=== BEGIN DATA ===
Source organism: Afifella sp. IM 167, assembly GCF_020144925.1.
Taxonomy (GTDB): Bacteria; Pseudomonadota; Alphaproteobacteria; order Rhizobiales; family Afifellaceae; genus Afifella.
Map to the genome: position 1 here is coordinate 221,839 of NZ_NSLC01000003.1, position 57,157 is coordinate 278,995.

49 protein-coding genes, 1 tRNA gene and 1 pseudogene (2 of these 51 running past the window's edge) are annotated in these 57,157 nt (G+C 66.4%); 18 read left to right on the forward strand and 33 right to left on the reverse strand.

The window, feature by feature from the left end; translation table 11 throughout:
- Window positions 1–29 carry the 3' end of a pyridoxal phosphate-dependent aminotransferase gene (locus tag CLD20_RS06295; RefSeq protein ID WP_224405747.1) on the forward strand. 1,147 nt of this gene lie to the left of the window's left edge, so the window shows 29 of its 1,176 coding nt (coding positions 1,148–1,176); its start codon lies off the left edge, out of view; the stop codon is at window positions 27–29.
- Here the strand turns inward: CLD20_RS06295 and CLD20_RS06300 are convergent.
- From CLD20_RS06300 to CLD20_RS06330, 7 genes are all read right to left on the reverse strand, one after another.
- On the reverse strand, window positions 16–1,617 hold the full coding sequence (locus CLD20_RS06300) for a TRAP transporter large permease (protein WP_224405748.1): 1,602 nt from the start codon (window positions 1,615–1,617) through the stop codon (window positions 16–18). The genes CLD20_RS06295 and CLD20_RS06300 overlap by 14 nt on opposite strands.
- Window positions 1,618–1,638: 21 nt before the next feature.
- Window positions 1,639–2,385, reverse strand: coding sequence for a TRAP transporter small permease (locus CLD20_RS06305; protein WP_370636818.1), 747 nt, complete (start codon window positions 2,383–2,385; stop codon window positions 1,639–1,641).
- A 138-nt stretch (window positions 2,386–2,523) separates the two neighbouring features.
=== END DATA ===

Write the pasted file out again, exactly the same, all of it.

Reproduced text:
Source organism: Afifella sp. IM 167, assembly GCF_020144925.1.
Taxonomy (GTDB): Bacteria; Pseudomonadota; Alphaproteobacteria; order Rhizobiales; family Afifellaceae; genus Afifella.
Map to the genome: position 1 here is coordinate 221,839 of NZ_NSLC01000003.1, position 57,157 is coordinate 278,995.

49 protein-coding genes, 1 tRNA gene and 1 pseudogene (2 of these 51 running past the window's edge) are annotated in these 57,157 nt (G+C 66.4%); 18 read left to right on the forward strand and 33 right to left on the reverse strand.

The window, feature by feature from the left end; translation table 11 throughout:
- Window positions 1–29 carry the 3' end of a pyridoxal phosphate-dependent aminotransferase gene (locus tag CLD20_RS06295; RefSeq protein ID WP_224405747.1) on the forward strand. 1,147 nt of this gene lie to the left of the window's left edge, so the window shows 29 of its 1,176 coding nt (coding positions 1,148–1,176); its start codon lies off the left edge, out of view; the stop codon is at window positions 27–29.
- Here the strand turns inward: CLD20_RS06295 and CLD20_RS06300 are convergent.
- From CLD20_RS06300 to CLD20_RS06330, 7 genes are all read right to left on the reverse strand, one after another.
- On the reverse strand, window positions 16–1,617 hold the full coding sequence (locus CLD20_RS06300) for a TRAP transporter large permease (protein WP_224405748.1): 1,602 nt from the start codon (window positions 1,615–1,617) through the stop codon (window positions 16–18). The genes CLD20_RS06295 and CLD20_RS06300 overlap by 14 nt on opposite strands.
- Window positions 1,618–1,638: 21 nt before the next feature.
- Window positions 1,639–2,385, reverse strand: coding sequence for a TRAP transporter small permease (locus CLD20_RS06305; protein WP_370636818.1), 747 nt, complete (start codon window positions 2,383–2,385; stop codon window positions 1,639–1,641).
- A 138-nt stretch (window positions 2,386–2,523) separates the two neighbouring features.